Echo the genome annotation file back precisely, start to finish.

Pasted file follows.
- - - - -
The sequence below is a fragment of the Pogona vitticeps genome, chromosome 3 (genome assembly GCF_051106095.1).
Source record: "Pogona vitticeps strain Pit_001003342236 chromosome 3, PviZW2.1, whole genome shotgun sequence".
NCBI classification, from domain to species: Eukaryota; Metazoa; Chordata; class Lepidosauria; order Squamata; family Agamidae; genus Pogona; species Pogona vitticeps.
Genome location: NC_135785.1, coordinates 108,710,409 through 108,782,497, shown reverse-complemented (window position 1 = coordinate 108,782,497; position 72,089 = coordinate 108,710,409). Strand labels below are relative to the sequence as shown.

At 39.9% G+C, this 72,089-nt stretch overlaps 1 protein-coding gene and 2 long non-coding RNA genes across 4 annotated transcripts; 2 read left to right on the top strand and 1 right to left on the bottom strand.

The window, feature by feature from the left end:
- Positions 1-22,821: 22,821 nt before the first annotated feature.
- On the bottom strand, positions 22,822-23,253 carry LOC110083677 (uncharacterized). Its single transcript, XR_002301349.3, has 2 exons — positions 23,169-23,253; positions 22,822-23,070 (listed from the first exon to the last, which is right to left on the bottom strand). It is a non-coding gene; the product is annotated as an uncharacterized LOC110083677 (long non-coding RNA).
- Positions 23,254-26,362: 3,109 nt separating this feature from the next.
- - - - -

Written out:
The sequence below is a fragment of the Pogona vitticeps genome, chromosome 3 (genome assembly GCF_051106095.1).
Source record: "Pogona vitticeps strain Pit_001003342236 chromosome 3, PviZW2.1, whole genome shotgun sequence".
NCBI classification, from domain to species: Eukaryota; Metazoa; Chordata; class Lepidosauria; order Squamata; family Agamidae; genus Pogona; species Pogona vitticeps.
Genome location: NC_135785.1, coordinates 108,710,409 through 108,782,497, shown reverse-complemented (window position 1 = coordinate 108,782,497; position 72,089 = coordinate 108,710,409). Strand labels below are relative to the sequence as shown.

At 39.9% G+C, this 72,089-nt stretch overlaps 1 protein-coding gene and 2 long non-coding RNA genes across 4 annotated transcripts; 2 read left to right on the top strand and 1 right to left on the bottom strand.

The window, feature by feature from the left end:
- Positions 1-22,821: 22,821 nt before the first annotated feature.
- On the bottom strand, positions 22,822-23,253 carry LOC110083677 (uncharacterized). Its single transcript, XR_002301349.3, has 2 exons — positions 23,169-23,253; positions 22,822-23,070 (listed from the first exon to the last, which is right to left on the bottom strand). It is a non-coding gene; the product is annotated as an uncharacterized LOC110083677 (long non-coding RNA).
- Positions 23,254-26,362: 3,109 nt separating this feature from the next.